Skip to main content
European Civil Protection and Humanitarian Aid Operations

Thanks to her perseverance and courage, her teacher’s determination, and the EU’s support, Marie has continued learning in safety, providing a glimmer of hope for the future.

On 12 December 2021, a ruthless attack by armed men in Ouindigui (north-western Burkina Faso) forced hundreds of young people to flee their homes. Marie, a 16-year-old student, was among those whose education – in addition to every other aspect of her life – was shattered in the wake of the attack.

Since 2015, Burkina Faso has experienced a horrifying surge in violence and attacks, with many of them explicitly targeting public services and schools. This has meant that the education – as well as the homes, lives and families – of young people across the country has been under constant threat.

More than 5,700 schools were closed, due to the security crisis, in October 2022, depriving over 1 million children of access to education. Since 2019, Marie’s school has constantly been opening and closing due to security concerns.

But for Marie, education has helped her escape from the reality of the situation in Burkina Faso. Her favourite subjects are geography and history; learning the history of other countries ignites her imagination.

Despite her turbulent childhood, Marie would like to become a teacher to help other children who are suffering. To make this dream a reality, Marie requires a safe, constant and welcoming school where she can build her future.

When your home no longer represents safety

After the attack, Marie had to flee the village immediately.

Marie’s teacher, Kotim, was able to give some students money to find transport to the nearest safe village. However, most were left with nothing and were forced to walk for kilometres in search of refuge.

The students managed to regroup in the nearby town of Ouahigouya. In a life-saving stroke of luck, it was in this village that the students also found their teacher, Kotim, who was able to act as their guardian.

Many of the students had lost some, or even all, of their family in the attack and had nowhere to eat, sleep or study, so Kotim began searching for a new classroom where they could live safely and continue their lessons.

“I did this out of love for them,” explains Kotim. “I understood what they were going through because I was there, and I went through the same situation as the children. It was traumatic.”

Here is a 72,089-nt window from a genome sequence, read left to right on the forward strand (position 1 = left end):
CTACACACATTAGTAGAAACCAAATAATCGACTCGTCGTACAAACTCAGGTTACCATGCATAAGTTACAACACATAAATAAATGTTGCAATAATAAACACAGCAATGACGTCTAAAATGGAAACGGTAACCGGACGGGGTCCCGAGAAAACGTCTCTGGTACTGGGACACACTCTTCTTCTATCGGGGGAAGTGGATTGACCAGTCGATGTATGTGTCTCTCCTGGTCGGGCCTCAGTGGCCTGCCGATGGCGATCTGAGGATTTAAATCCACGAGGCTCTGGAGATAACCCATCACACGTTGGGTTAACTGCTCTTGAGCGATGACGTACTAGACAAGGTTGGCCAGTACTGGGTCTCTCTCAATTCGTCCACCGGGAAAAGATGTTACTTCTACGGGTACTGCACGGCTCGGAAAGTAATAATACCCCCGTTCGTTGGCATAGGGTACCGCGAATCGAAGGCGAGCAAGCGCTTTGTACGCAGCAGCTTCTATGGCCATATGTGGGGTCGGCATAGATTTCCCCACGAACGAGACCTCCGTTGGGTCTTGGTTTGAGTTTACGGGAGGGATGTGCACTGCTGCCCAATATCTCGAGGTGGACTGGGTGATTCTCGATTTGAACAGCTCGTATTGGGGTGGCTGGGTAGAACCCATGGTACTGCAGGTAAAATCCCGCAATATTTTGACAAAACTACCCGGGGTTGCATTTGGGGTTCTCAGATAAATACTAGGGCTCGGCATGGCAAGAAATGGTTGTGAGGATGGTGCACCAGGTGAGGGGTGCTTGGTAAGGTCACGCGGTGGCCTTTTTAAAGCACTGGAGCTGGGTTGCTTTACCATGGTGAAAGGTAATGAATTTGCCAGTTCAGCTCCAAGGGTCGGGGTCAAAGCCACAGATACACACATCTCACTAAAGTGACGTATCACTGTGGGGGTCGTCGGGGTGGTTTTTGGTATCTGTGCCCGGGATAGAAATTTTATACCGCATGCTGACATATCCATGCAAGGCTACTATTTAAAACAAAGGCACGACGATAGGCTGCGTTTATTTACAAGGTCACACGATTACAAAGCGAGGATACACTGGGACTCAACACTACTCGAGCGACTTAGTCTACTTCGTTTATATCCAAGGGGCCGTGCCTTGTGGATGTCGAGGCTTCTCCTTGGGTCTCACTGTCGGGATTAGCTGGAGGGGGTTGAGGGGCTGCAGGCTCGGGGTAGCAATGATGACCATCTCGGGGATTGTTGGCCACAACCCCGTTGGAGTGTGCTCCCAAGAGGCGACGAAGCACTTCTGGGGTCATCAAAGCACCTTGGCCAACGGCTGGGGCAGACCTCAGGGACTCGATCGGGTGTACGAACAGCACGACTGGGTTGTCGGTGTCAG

Through EU humanitarian support, Kotim found a classroom to use where the students are now based.

“If we abandon the students, it means we have all lost. If we lose education, everyone has lost.”

Kotim, Marie’s teacher

Returning to school, step by step

Marie and her classmates had a gradual return to learning. “We didn’t go back to school right away,” says Kotim. “We had to take the time to settle down and think of something else.”

Partnering with the EU and charities working in the region, the students got notebooks, school materials, clothes, sleeping mats and some food. Once the students began to feel safe again, Kotim started to reintroduce lessons. “If they succeed, the whole of Burkina Faso will win,” she says.

For Marie, this traumatic experience has left her undeterred in her ambition to become a teacher.

“Even if there are problems in my country, I am happy that I can continue going to school,” she explains.

"I believe that education is a right for all children."


Building a positive future

At the end of the school year, Marie and her classmates sat an exam. Despite the horrors of the year, the students achieved a 100% success rate.

We were so happy, we were jumping for joy!” recalls Kotim.

As a result of the excellent test scores, Marie’s class received 500 applications from other students wanting to join. While this still proves to be a challenge, considering that they only have one classroom to use, the number of applications shows the value of education for these students.

There is no doubt that the attack in 2021 changed the students’ lives forever. “One day we wrote an essay on an event that happened in their village,” says Kotim. “All students wrote about the attack. They remembered the day – a Sunday in December – and even the time it took place. When I started to read them, my tears flowed.”

However, the EU’s support and the dedication of Kotim have had a powerful impact. Students like Marie have been able to continue their education, no matter what, and follow the path towards achieving their life’s ambitions.

The resilience and strength of Marie and her classmates have proven to be stronger than the devastating trauma they have experienced.

Other stories about the power of education